How to Find Treasures (and Bargains) at the Flea Market - Cupcakes & Cashmere

How to Find Treasures (and Bargains) at the Flea Market

Or make any vintage shopping trip much more manageable.
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{Ray-Ban Aviators, Cupcakes and Cashmere Coat, Sezane Blouse, Theory Belt Bag McGuire Denim, LD Tuttle Booties}

{Ray-Ban Aviators, Cupcakes and Cashmere Coat, Sezane Blouse, Theory Belt Bag McGuire Denim, LD Tuttle Booties}

We've shared antique shopping tips, how to shop for vintage clothing, my favorite flea market finds under $15, and other mentions revolving around my love of flea markets. But we've never really done a How-To post to help them seem more manageable for those who find them overwhelming. Below are tips I always rely on to make a trip to the flea market as successful as possible.

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When you first enter the Rose Bowl Flea Market in Los Angeles, you usually see some very highly styled vendor set-ups. 9 out of 10 times, you want to avoid things that are overly styled because these vendors know they have highly desirable items. Instead, you want to find the diamond in the rough that is oftentimes deeper inside the flea market. Which leads to to the next tip...

Head straight for the center. The perimeter is where there's usually high traffic and more eyes on items, so they get picked over first. Once you arrive somewhere in the middle, it's good to create a game plan of how to navigate the aisles. I like to go up one aisle and down the next from one end of the market to the other, just to make sure I don't miss anything. 

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Once you begin browsing, avoid vendors that sell only one item. They often charge more because it's their specialty. At the same time, the advantage of this is you can trust the quality of what they offer, and if they've curated a selection of something (e.g. vintage sweatshirts by color), it makes it much easier for you to find what you're looking for, especially if you're a newbie.

Bargaining is a bit of a hot topic but my general guideline is to think of the highest amount you're willing to pay for something. Do this even before you see the price tag because this gives you an idea of whether or not you should pursue bargaining at all - if something is tagged at 3x the price you value it at, it might be a good idea to keep browsing. Some other things I like to do: have cash already in my hand when I make my offer (often times a vendor will take it because it's easy), ask "what's your best offer?' to see how low they're willing to go, and ask about possibly buying more than one item to get a discount.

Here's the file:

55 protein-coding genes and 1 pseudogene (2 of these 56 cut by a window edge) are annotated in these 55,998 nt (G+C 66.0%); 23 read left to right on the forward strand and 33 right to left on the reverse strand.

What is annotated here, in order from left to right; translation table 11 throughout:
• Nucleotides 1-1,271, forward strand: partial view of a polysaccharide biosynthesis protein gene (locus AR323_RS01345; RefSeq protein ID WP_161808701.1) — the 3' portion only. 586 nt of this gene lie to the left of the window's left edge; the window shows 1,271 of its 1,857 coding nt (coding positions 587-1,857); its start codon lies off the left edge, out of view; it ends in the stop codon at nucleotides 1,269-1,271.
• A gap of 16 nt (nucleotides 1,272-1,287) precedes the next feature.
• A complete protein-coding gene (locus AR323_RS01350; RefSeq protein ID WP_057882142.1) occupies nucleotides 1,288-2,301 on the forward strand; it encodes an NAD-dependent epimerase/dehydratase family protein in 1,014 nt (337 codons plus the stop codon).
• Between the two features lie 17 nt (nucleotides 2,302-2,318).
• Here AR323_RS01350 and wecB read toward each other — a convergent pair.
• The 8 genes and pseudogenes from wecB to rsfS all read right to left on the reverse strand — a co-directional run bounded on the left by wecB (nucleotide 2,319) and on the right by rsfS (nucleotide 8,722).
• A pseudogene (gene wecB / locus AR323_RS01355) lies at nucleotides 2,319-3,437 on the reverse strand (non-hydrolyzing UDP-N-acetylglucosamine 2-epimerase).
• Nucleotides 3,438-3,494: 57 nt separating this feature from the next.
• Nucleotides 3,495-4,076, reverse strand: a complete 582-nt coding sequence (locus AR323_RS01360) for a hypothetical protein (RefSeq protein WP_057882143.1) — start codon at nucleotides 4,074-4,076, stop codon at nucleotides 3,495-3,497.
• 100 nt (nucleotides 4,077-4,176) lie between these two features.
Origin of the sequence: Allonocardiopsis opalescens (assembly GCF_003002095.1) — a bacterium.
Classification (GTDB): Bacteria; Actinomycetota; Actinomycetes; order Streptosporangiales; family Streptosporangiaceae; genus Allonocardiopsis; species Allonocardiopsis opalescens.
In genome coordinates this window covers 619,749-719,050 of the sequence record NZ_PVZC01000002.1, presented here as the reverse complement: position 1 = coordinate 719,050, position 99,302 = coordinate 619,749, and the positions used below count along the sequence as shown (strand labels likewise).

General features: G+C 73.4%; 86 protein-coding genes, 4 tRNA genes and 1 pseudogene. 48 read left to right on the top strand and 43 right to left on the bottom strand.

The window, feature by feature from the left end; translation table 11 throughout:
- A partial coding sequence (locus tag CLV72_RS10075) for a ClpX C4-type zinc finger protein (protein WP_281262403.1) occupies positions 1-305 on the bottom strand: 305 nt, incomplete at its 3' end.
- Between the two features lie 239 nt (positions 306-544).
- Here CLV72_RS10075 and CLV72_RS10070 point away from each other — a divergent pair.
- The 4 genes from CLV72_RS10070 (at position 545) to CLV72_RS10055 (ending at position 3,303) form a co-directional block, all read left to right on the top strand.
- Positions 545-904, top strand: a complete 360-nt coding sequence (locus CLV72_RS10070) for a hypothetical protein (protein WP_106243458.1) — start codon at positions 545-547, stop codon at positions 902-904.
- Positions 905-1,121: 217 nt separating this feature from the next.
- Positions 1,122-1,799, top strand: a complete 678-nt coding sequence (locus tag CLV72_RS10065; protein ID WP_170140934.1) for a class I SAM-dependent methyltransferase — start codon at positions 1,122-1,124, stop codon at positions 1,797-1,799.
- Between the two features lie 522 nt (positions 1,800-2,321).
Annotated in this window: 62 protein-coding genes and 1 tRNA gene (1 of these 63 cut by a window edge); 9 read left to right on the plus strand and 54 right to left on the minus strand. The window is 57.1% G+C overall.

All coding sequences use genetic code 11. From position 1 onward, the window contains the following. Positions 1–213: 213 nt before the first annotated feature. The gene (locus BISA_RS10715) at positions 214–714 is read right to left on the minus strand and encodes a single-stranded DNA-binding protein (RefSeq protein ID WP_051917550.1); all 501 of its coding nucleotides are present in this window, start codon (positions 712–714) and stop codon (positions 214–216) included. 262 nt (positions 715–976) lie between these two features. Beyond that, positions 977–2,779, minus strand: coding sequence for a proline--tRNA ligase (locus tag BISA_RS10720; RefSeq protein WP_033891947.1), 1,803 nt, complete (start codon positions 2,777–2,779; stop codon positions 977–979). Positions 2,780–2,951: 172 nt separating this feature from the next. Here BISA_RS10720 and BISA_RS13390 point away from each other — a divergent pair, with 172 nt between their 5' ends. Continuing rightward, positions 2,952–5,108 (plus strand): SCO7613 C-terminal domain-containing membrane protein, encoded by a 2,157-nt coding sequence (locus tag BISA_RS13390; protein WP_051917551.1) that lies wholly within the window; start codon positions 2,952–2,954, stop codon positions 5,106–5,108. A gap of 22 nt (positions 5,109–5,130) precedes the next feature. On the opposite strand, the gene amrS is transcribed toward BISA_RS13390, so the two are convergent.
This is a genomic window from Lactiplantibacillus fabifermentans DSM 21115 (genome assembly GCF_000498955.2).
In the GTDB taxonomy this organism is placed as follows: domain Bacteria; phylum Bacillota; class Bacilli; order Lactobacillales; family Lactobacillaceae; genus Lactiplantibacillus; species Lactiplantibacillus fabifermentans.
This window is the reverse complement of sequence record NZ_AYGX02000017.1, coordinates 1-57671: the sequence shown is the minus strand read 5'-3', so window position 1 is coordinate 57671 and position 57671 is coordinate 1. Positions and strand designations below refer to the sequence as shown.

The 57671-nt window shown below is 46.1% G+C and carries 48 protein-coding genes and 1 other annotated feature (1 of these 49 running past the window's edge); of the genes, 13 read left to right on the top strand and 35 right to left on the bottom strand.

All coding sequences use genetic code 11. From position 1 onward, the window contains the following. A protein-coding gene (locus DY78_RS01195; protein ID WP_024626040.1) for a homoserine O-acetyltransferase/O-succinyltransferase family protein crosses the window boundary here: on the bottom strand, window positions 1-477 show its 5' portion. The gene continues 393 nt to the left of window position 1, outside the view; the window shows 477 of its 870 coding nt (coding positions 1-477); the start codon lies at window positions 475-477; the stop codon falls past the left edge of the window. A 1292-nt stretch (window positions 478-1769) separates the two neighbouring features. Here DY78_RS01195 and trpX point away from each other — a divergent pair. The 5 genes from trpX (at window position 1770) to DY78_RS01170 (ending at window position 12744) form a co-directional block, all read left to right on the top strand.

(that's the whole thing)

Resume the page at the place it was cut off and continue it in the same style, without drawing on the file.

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My favorite accessories to look for at the flea market are belts, silk scarves, straw bags, pins, and vintage sweatshirts. These are things I feel comfortable buying vintage and easily add flair to an outfit without feeling too precious. 

For small housewares, I always keep an eye out for those items that you can never have too many of (and make great hostess gifts). This includes vases, trays, ice buckets, ash trays (they make a great place for corralling jewelry), and art work. 

Color Correct

When I look for art, I try to delete the frame from my mind's eye to allow myself to see the art from a fresh perspective, and because more often than not, the frames are in need of replacement anyway. 

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For bigger house items, like rugs, chairs, and tables, come prepared with measurements - both of the room it's going in and what general dimensions you're looking for in a piece of furniture. 

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Finally, give yourself enough time to walk around without feeling rushed, and so you have time to think about something and revisit it if you're on the fence about buying it. I was looking for a leather weekend duffle bag and found two that generally fit the bill in terms of price, color, and size. Ultimately, neither one was exactly what I was looking for but I'm glad I had the chance to go back a second time. In an effort to buy things I truly love and want, I remind myself not to settle just because it's a good deal. 

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